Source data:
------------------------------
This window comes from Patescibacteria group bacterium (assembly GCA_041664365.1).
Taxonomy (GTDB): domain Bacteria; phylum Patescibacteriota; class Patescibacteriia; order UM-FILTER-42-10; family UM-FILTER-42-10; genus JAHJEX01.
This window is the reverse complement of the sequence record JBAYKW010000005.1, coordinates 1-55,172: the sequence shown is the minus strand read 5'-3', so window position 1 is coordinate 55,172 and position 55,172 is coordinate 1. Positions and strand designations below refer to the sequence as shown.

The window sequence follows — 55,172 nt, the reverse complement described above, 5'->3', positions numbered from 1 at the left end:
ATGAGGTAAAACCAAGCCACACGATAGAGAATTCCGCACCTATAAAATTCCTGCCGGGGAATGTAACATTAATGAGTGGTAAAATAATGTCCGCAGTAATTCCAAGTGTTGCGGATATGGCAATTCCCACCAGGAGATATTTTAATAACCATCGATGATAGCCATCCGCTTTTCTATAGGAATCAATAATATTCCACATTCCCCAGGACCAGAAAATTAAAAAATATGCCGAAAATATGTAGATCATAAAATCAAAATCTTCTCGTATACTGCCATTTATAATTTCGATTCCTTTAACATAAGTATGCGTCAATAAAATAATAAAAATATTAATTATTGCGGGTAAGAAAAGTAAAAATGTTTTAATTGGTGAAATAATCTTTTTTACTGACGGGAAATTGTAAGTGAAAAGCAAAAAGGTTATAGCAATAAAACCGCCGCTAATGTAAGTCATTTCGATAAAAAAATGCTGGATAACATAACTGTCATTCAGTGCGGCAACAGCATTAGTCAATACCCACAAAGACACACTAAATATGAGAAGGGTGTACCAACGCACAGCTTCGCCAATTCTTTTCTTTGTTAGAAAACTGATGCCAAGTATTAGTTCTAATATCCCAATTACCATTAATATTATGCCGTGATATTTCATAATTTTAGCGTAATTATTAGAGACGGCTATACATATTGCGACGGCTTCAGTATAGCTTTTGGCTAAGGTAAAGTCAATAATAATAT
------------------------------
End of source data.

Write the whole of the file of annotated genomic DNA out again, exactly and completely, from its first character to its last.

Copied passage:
This window comes from Patescibacteria group bacterium (assembly GCA_041664365.1).
Taxonomy (GTDB): domain Bacteria; phylum Patescibacteriota; class Patescibacteriia; order UM-FILTER-42-10; family UM-FILTER-42-10; genus JAHJEX01.
This window is the reverse complement of the sequence record JBAYKW010000005.1, coordinates 1-55,172: the sequence shown is the minus strand read 5'-3', so window position 1 is coordinate 55,172 and position 55,172 is coordinate 1. Positions and strand designations below refer to the sequence as shown.

The window sequence follows — 55,172 nt, the reverse complement described above, 5'->3', positions numbered from 1 at the left end:
ATGAGGTAAAACCAAGCCACACGATAGAGAATTCCGCACCTATAAAATTCCTGCCGGGGAATGTAACATTAATGAGTGGTAAAATAATGTCCGCAGTAATTCCAAGTGTTGCGGATATGGCAATTCCCACCAGGAGATATTTTAATAACCATCGATGATAGCCATCCGCTTTTCTATAGGAATCAATAATATTCCACATTCCCCAGGACCAGAAAATTAAAAAATATGCCGAAAATATGTAGATCATAAAATCAAAATCTTCTCGTATACTGCCATTTATAATTTCGATTCCTTTAACATAAGTATGCGTCAATAAAATAATAAAAATATTAATTATTGCGGGTAAGAAAAGTAAAAATGTTTTAATTGGTGAAATAATCTTTTTTACTGACGGGAAATTGTAAGTGAAAAGCAAAAAGGTTATAGCAATAAAACCGCCGCTAATGTAAGTCATTTCGATAAAAAAATGCTGGATAACATAACTGTCATTCAGTGCGGCAACAGCATTAGTCAATACCCACAAAGACACACTAAATATGAGAAGGGTGTACCAACGCACAGCTTCGCCAATTCTTTTCTTTGTTAGAAAACTGATGCCAAGTATTAGTTCTAATATCCCAATTACCATTAATATTATGCCGTGATATTTCATAATTTTAGCGTAATTATTAGAGACGGCTATACATATTGCGACGGCTTCAGTATAGCTTTTGGCTAAGGTAAAGTCAATAATAATAT